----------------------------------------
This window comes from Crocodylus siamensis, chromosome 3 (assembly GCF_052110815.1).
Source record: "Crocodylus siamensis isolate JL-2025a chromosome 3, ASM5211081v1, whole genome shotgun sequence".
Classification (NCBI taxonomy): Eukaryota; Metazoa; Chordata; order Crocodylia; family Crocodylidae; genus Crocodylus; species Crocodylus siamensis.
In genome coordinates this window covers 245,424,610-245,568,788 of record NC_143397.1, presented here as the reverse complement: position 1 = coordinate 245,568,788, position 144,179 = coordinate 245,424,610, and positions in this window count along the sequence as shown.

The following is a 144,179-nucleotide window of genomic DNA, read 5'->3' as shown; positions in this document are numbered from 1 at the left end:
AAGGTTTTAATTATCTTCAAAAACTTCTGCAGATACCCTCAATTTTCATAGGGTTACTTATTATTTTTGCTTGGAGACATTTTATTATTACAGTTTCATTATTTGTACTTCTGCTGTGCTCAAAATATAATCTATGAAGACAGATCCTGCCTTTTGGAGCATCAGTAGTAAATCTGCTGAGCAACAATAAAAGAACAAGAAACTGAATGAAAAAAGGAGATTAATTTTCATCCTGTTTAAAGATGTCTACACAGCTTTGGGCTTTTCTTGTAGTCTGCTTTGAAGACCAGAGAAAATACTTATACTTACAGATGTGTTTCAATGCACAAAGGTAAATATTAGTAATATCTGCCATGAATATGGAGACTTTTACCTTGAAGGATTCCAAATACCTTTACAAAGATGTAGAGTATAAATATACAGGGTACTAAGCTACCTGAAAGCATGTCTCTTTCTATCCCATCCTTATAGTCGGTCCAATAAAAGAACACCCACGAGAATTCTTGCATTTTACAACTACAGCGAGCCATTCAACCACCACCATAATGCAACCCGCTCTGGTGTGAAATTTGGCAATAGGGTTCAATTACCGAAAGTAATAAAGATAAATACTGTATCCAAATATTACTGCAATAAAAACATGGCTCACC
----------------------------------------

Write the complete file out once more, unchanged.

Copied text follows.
This window comes from Crocodylus siamensis, chromosome 3 (assembly GCF_052110815.1).
Source record: "Crocodylus siamensis isolate JL-2025a chromosome 3, ASM5211081v1, whole genome shotgun sequence".
Classification (NCBI taxonomy): Eukaryota; Metazoa; Chordata; order Crocodylia; family Crocodylidae; genus Crocodylus; species Crocodylus siamensis.
In genome coordinates this window covers 245,424,610-245,568,788 of record NC_143397.1, presented here as the reverse complement: position 1 = coordinate 245,568,788, position 144,179 = coordinate 245,424,610, and positions in this window count along the sequence as shown.

The following is a 144,179-nucleotide window of genomic DNA, read 5'->3' as shown; positions in this document are numbered from 1 at the left end:
AAGGTTTTAATTATCTTCAAAAACTTCTGCAGATACCCTCAATTTTCATAGGGTTACTTATTATTTTTGCTTGGAGACATTTTATTATTACAGTTTCATTATTTGTACTTCTGCTGTGCTCAAAATATAATCTATGAAGACAGATCCTGCCTTTTGGAGCATCAGTAGTAAATCTGCTGAGCAACAATAAAAGAACAAGAAACTGAATGAAAAAAGGAGATTAATTTTCATCCTGTTTAAAGATGTCTACACAGCTTTGGGCTTTTCTTGTAGTCTGCTTTGAAGACCAGAGAAAATACTTATACTTACAGATGTGTTTCAATGCACAAAGGTAAATATTAGTAATATCTGCCATGAATATGGAGACTTTTACCTTGAAGGATTCCAAATACCTTTACAAAGATGTAGAGTATAAATATACAGGGTACTAAGCTACCTGAAAGCATGTCTCTTTCTATCCCATCCTTATAGTCGGTCCAATAAAAGAACACCCACGAGAATTCTTGCATTTTACAACTACAGCGAGCCATTCAACCACCACCATAATGCAACCCGCTCTGGTGTGAAATTTGGCAATAGGGTTCAATTACCGAAAGTAATAAAGATAAATACTGTATCCAAATATTACTGCAATAAAAACATGGCTCACC